A tribute to and a lament for Marshall McLuhan.  Five days a week, Tuesday through Saturday, I present one of McLuhan’s observations and talk about its relevance today.  300 ideas. 300 days.  300 posts.

What did McLuhan mean by that?

Marshall McLuhan (1964, age 52).  Isn’t it obvious?

“Men seldom make passes at girls who wear glasses.”

Me (August, 2010, age 58).  Who’s looking at who?

In Understanding Media McLuhan says this old saying illustrates the fundamental principle “that distinguishes hot and cold media.”  That principle being that cold or cool media demand participation because they are low definition (providing little data) while hot media demand relatively little participation because they are high definition (providing much data).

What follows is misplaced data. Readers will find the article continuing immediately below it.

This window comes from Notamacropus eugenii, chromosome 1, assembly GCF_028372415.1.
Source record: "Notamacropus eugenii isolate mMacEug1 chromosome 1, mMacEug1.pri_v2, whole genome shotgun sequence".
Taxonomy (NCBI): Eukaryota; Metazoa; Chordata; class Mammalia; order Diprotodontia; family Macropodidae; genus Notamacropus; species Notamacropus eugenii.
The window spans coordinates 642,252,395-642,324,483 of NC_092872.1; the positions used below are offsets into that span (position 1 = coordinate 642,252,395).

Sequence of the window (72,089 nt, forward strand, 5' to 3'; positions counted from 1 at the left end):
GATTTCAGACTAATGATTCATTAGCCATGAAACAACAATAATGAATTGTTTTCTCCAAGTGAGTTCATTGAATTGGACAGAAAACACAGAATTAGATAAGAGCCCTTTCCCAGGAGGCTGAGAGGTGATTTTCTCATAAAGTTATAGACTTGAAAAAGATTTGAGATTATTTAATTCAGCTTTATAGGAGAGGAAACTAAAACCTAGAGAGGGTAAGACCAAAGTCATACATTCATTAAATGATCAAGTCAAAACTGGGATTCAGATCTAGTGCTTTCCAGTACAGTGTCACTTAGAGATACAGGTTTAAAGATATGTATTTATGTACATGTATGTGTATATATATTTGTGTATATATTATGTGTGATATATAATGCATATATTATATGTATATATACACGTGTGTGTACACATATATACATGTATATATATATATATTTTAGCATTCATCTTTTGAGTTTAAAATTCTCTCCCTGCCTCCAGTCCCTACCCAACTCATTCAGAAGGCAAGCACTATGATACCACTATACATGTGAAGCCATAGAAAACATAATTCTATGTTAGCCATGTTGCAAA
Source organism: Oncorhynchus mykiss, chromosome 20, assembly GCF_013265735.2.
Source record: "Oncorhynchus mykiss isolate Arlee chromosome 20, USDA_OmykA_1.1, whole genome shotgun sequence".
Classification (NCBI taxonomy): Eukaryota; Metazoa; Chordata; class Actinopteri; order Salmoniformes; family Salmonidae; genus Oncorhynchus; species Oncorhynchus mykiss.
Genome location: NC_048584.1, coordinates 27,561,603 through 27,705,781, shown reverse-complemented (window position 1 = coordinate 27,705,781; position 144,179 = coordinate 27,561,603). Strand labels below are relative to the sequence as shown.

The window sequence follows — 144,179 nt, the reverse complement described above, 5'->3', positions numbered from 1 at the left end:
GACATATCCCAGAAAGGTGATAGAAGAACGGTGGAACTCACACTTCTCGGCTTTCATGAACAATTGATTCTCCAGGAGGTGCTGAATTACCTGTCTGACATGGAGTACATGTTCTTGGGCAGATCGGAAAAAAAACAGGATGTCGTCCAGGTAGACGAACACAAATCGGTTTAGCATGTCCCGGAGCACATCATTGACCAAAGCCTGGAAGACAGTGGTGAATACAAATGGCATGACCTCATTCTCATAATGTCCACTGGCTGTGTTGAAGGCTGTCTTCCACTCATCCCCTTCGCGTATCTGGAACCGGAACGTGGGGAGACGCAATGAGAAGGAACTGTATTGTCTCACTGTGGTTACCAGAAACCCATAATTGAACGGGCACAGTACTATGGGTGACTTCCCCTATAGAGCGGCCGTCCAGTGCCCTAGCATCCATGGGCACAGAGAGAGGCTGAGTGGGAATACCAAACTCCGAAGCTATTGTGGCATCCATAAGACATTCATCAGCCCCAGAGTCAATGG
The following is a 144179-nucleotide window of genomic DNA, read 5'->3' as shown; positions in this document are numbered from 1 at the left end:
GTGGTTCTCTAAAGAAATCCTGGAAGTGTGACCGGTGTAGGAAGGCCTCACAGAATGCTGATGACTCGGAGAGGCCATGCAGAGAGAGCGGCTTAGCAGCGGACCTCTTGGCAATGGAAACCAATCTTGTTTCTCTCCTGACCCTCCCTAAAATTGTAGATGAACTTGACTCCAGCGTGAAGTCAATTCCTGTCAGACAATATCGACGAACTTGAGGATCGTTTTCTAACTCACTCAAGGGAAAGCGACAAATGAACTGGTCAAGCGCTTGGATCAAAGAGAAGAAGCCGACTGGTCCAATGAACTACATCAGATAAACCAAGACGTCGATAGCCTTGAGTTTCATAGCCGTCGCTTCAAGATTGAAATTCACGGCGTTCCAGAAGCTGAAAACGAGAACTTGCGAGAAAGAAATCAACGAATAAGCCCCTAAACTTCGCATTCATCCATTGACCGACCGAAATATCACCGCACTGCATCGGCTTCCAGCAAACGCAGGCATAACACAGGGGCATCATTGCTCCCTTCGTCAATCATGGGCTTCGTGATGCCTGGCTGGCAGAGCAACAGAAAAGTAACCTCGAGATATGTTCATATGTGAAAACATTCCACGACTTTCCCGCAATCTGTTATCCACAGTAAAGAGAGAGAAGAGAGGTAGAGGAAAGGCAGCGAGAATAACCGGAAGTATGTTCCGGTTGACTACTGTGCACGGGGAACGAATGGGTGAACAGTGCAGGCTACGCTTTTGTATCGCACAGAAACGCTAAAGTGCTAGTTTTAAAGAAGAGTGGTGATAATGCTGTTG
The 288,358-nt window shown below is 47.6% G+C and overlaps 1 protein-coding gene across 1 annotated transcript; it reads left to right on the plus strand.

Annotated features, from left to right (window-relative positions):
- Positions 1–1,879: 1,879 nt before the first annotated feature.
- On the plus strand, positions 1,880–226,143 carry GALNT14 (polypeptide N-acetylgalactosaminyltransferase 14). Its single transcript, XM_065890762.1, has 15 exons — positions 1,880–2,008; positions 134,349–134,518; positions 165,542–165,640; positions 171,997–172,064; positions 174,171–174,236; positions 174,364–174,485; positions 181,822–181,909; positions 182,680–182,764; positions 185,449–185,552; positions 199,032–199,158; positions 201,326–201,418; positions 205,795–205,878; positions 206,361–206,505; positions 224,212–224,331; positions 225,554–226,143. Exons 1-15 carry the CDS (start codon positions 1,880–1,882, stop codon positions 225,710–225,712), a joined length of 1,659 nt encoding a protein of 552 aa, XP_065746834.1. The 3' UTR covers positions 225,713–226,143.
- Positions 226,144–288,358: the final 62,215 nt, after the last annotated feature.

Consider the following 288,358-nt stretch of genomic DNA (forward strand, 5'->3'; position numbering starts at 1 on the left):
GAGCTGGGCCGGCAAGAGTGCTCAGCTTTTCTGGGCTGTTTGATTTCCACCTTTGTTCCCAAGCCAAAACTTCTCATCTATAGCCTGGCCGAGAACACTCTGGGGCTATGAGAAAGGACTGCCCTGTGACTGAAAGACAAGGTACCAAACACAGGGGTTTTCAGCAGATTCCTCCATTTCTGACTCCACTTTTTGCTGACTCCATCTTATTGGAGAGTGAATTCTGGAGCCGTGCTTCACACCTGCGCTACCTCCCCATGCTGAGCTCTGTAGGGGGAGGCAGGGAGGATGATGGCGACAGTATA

If you’re wondering how this proverb illustrates this hold on to your hat.  McLuhan says, “Glasses intensify the outward-going vision, and fill in the feminine image exceedingly, Marion the Librarian notwithstanding.  Dark glasses, on the other hand, create the inscrutable and inaccessible image that invites a great deal of participation and completion.”  In other words, girls who wear dark glasses get the passes, not because they’re hot but because they’re cool.  And perhaps, also, boys who wear glasses don’t make passes, because they’re getting way too much information.  Seriously, somebody should study this.

Cordially, Marshall and Me


Marshall McLuhan, Understanding Media, 1964, pp. 49.

Tags: ,

Michael Hinton Tuesday, August 31st, 2010
Permalink 1950s and 60s, Communication, Uncategorized, Vol. 1 No Comments

Leave a Reply